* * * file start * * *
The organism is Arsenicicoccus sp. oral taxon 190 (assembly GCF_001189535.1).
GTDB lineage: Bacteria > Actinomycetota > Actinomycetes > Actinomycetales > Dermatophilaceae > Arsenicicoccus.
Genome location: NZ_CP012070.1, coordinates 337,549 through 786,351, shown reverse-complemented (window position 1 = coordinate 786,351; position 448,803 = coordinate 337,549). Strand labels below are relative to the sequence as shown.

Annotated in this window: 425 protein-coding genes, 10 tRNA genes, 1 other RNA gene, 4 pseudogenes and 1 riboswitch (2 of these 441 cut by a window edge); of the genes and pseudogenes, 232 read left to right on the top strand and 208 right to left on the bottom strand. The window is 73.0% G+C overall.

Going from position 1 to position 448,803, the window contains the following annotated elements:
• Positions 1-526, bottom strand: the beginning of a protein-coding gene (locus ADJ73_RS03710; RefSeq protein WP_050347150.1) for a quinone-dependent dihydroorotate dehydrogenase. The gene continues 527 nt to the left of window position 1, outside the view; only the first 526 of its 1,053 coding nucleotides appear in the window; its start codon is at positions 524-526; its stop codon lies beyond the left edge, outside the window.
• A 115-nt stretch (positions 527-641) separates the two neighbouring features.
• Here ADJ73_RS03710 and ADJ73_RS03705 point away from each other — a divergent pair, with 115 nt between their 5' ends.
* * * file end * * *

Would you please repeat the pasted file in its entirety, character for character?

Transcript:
The organism is Arsenicicoccus sp. oral taxon 190 (assembly GCF_001189535.1).
GTDB lineage: Bacteria > Actinomycetota > Actinomycetes > Actinomycetales > Dermatophilaceae > Arsenicicoccus.
Genome location: NZ_CP012070.1, coordinates 337,549 through 786,351, shown reverse-complemented (window position 1 = coordinate 786,351; position 448,803 = coordinate 337,549). Strand labels below are relative to the sequence as shown.

Annotated in this window: 425 protein-coding genes, 10 tRNA genes, 1 other RNA gene, 4 pseudogenes and 1 riboswitch (2 of these 441 cut by a window edge); of the genes and pseudogenes, 232 read left to right on the top strand and 208 right to left on the bottom strand. The window is 73.0% G+C overall.

Going from position 1 to position 448,803, the window contains the following annotated elements:
• Positions 1-526, bottom strand: the beginning of a protein-coding gene (locus ADJ73_RS03710; RefSeq protein WP_050347150.1) for a quinone-dependent dihydroorotate dehydrogenase. The gene continues 527 nt to the left of window position 1, outside the view; only the first 526 of its 1,053 coding nucleotides appear in the window; its start codon is at positions 524-526; its stop codon lies beyond the left edge, outside the window.
• A 115-nt stretch (positions 527-641) separates the two neighbouring features.
• Here ADJ73_RS03710 and ADJ73_RS03705 point away from each other — a divergent pair, with 115 nt between their 5' ends.